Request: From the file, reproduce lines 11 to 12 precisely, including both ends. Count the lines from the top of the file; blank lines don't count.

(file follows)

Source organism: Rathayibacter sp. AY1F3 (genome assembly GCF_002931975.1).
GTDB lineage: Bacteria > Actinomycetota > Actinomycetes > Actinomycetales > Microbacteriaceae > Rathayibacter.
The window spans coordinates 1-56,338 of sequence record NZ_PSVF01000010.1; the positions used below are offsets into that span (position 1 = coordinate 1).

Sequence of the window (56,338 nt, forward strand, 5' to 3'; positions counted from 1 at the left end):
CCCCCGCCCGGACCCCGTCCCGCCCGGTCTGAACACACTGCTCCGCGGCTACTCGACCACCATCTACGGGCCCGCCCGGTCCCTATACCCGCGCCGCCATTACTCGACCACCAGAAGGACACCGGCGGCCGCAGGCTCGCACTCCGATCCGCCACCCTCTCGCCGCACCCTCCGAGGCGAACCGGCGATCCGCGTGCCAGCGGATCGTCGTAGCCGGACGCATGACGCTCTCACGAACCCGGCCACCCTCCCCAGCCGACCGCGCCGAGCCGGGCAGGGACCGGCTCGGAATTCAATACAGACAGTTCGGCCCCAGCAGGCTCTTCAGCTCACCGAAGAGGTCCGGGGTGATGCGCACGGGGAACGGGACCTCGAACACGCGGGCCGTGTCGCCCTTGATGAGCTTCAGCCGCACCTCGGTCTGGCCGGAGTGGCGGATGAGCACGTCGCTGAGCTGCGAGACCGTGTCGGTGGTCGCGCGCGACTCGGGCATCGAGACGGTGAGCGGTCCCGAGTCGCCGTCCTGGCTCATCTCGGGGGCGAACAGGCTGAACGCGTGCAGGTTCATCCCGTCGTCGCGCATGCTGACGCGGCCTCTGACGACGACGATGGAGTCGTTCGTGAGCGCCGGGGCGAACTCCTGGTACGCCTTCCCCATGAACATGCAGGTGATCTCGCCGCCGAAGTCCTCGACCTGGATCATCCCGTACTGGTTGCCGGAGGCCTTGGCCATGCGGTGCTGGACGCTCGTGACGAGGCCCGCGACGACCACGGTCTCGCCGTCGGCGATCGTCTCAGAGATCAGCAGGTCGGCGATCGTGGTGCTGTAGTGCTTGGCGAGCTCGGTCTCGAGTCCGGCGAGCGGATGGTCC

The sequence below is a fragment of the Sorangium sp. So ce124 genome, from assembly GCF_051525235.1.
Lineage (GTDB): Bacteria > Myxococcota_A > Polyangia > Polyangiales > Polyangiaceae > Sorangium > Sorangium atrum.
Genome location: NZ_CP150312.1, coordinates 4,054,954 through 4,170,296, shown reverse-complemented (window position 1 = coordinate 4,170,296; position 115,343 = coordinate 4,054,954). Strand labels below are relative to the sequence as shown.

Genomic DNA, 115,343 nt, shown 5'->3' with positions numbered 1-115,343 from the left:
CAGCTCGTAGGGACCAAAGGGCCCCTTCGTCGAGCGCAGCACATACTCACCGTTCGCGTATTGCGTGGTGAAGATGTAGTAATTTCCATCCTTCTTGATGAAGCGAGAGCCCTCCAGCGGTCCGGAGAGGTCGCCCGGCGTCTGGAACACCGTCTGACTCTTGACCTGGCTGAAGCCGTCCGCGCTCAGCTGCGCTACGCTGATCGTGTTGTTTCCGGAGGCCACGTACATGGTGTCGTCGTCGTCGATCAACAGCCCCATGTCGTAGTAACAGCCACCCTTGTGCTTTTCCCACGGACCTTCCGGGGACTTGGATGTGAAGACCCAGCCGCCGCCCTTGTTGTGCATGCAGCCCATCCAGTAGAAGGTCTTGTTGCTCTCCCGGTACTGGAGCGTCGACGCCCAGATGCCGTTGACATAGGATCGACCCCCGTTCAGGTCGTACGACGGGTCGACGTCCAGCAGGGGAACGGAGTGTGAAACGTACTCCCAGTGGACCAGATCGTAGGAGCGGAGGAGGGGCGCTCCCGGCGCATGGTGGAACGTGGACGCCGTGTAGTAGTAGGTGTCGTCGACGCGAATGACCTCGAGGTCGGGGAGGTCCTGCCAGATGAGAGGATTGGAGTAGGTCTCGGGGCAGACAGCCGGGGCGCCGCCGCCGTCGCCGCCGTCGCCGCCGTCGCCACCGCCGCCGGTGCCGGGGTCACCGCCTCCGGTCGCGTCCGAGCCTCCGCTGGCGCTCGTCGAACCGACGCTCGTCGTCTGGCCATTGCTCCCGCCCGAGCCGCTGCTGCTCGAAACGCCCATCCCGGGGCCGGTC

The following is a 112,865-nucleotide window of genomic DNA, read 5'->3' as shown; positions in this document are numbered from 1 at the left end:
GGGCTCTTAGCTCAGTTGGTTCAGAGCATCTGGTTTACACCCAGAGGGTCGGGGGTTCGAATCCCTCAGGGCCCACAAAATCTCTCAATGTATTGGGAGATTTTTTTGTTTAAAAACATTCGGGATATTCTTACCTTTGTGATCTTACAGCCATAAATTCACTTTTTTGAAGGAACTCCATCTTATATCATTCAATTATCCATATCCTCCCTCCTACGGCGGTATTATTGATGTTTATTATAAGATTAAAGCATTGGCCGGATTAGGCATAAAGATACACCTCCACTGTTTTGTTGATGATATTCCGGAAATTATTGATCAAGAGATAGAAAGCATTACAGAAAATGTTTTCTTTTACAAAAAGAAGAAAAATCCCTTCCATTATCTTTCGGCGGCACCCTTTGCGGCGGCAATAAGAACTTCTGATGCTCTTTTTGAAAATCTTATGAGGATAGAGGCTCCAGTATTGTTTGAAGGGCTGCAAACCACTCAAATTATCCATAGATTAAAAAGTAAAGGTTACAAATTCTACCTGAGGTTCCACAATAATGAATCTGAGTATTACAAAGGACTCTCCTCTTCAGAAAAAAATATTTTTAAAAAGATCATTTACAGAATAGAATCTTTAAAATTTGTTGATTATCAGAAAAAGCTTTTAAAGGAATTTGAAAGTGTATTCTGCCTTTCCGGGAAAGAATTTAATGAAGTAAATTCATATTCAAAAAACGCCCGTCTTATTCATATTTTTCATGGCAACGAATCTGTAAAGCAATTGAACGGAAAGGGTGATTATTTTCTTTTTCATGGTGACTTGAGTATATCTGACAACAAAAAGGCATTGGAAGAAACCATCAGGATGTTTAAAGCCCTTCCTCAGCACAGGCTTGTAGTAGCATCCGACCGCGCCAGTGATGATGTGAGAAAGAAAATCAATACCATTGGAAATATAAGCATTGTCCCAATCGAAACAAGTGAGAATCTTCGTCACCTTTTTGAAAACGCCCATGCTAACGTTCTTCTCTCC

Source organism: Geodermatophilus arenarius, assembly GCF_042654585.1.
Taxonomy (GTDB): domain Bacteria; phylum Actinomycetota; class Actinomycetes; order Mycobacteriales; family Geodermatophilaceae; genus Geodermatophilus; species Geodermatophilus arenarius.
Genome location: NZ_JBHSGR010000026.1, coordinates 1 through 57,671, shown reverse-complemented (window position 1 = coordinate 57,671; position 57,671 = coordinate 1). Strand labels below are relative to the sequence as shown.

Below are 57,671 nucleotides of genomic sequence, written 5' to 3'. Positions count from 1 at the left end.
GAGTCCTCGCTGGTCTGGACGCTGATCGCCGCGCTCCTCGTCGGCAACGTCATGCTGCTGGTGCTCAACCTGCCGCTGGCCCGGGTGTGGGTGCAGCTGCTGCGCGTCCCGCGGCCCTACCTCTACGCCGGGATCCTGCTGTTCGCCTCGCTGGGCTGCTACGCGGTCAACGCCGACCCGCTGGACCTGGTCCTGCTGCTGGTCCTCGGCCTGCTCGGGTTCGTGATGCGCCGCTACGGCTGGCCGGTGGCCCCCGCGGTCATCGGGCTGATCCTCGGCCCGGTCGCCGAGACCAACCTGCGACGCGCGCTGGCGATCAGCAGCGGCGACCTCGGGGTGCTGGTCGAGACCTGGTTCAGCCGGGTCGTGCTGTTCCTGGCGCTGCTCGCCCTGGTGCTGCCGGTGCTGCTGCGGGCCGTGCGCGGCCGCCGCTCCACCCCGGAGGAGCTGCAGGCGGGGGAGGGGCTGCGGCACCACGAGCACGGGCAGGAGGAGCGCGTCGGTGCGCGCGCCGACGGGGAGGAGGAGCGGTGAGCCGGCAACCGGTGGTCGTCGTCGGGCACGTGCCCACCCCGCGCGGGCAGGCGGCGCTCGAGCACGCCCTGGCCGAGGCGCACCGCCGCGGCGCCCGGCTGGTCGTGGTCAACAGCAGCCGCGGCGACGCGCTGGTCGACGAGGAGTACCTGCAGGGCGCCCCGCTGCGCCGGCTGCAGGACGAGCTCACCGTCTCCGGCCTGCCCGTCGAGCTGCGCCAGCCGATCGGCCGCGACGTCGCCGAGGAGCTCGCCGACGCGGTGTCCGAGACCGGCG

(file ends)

The following is a 112,865-nucleotide window of genomic DNA, read 5'->3' as shown; positions in this document are numbered from 1 at the left end:
GGGCTCTTAGCTCAGTTGGTTCAGAGCATCTGGTTTACACCCAGAGGGTCGGGGGTTCGAATCCCTCAGGGCCCACAAAATCTCTCAATGTATTGGGAGATTTTTTTGTTTAAAAACATTCGGGATATTCTTACCTTTGTGATCTTACAGCCATAAATTCACTTTTTTGAAGGAACTCCATCTTATATCATTCAATTATCCATATCCTCCCTCCTACGGCGGTATTATTGATGTTTATTATAAGATTAAAGCATTGGCCGGATTAGGCATAAAGATACACCTCCACTGTTTTGTTGATGATATTCCGGAAATTATTGATCAAGAGATAGAAAGCATTACAGAAAATGTTTTCTTTTACAAAAAGAAGAAAAATCCCTTCCATTATCTTTCGGCGGCACCCTTTGCGGCGGCAATAAGAACTTCTGATGCTCTTTTTGAAAATCTTATGAGGATAGAGGCTCCAGTATTGTTTGAAGGGCTGCAAACCACTCAAATTATCCATAGATTAAAAAGTAAAGGTTACAAATTCTACCTGAGGTTCCACAATAATGAATCTGAGTATTACAAAGGACTCTCCTCTTCAGAAAAAAATATTTTTAAAAAGATCATTTACAGAATAGAATCTTTAAAATTTGTTGATTATCAGAAAAAGCTTTTAAAGGAATTTGAAAGTGTATTCTGCCTTTCCGGGAAAGAATTTAATGAAGTAAATTCATATTCAAAAAACGCCCGTCTTATTCATATTTTTCATGGCAACGAATCTGTAAAGCAATTGAACGGAAAGGGTGATTATTTTCTTTTTCATGGTGACTTGAGTATATCTGACAACAAAAAGGCATTGGAAGAAACCATCAGGATGTTTAAAGCCCTTCCTCAGCACAGGCTTGTAGTAGCATCCGACCGCGCCAGTGATGATGTGAGAAAGAAAATCAATACCATTGGAAATATAAGCATTGTCCCAATCGAAACAAGTGAGAATCTTCGTCACCTTTTTGAAAACGCCCATGCTAACGTTCTTCTCTCC